I have a folderA that contains folderB that contains a lot of files. I would like to get rid of folderB, but not its contents. I want those contents to be inside of folderA. How can I accomplish this on the commandline?

$ cd /path/to/folderA
$ mv folderB/* .
$ rmdir folderB
  • 1
    mv folderB/* . ? what is the dot? – NewLinuxUser Jun 11 '10 at 16:44
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    Watch out for dot files (files whose name begins with .) as this will not include those. Do mv folderB/.* . to move them as well. @NewLinuxUser, the dot in your question is an alias for the working directory (in this case, folderA). – Brian Jun 11 '10 at 17:36
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    This fails if folderB/folderB exists, so beware of using it in scripts. – filipos Feb 19 '16 at 15:21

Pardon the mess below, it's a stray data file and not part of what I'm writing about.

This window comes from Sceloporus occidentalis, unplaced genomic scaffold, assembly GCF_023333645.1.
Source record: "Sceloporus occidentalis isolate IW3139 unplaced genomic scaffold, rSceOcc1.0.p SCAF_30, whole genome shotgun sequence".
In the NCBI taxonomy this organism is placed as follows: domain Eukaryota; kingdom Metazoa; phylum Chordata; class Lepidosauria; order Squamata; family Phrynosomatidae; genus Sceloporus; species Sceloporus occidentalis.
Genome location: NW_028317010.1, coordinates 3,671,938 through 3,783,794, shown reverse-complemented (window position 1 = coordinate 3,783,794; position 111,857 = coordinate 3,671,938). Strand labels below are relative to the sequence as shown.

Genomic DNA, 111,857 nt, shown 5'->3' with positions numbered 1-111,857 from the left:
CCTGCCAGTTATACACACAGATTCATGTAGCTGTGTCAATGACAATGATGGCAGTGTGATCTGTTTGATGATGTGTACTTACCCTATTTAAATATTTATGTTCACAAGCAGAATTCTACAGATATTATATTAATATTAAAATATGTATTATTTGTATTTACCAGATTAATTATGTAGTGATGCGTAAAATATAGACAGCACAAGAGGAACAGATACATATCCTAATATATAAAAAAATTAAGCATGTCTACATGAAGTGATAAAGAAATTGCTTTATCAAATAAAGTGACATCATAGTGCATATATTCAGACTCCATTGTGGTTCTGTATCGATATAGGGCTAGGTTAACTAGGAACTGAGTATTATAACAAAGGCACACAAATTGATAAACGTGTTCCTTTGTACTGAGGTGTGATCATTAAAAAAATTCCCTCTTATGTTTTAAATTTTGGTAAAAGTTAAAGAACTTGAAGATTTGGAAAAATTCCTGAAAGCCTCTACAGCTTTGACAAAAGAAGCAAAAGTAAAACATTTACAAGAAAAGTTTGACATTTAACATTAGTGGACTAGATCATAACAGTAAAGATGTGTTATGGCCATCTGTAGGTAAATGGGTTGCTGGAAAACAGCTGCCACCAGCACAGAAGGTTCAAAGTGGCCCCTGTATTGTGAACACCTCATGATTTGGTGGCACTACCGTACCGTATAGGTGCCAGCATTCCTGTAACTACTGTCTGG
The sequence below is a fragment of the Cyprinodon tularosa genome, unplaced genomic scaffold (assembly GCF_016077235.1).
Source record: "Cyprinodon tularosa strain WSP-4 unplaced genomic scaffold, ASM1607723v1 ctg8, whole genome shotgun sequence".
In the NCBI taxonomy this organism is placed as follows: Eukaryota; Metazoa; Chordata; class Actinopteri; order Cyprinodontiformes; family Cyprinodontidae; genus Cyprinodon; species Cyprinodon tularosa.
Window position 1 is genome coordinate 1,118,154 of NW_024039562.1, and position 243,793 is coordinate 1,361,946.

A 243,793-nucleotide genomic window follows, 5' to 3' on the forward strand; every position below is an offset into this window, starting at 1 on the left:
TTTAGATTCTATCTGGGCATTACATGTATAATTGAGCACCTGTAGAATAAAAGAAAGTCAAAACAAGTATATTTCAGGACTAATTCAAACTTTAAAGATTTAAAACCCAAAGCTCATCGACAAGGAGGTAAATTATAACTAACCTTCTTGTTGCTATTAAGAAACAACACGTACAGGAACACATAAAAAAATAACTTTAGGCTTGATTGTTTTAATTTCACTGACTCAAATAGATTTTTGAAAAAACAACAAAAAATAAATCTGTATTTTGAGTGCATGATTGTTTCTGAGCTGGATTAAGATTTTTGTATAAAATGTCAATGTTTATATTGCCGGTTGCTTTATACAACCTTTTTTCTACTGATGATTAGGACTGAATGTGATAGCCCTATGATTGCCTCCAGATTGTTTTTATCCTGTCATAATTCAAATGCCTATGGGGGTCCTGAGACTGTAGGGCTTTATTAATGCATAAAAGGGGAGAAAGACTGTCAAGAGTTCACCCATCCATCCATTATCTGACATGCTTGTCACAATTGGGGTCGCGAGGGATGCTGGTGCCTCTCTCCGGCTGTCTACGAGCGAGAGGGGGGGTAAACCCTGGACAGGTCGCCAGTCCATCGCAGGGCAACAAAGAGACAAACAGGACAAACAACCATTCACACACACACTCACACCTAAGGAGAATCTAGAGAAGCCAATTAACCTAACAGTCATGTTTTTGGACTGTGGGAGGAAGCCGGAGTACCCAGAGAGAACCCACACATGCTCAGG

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    This also fails if folderB contains an insane amount of files. You will see bash: /bin/mv: Argument list too long because of the use of *. If that's the case use mv in combination with find as stated by @amphetamachine, or with a for loop – Javier de la Rosa Apr 5 '16 at 15:10

Quick answer:

cd /path/to/folderA
find folderB -maxdepth 1 -mindepth 1 -exec mv {} . \;
rmdir folderB

Code-hardy answer:

cd /path/to/folderA
folderB_temp="$(mktemp -d -t folderB.XXXXXX)"
mv folderB "$folderB_temp"
find "$folderB_temp/folderB" -maxdepth 1 -mindepth 1 -exec mv {} . \;
rmdir --parents --ignore-fail-on-non-empty "$folderB_temp/folderB"

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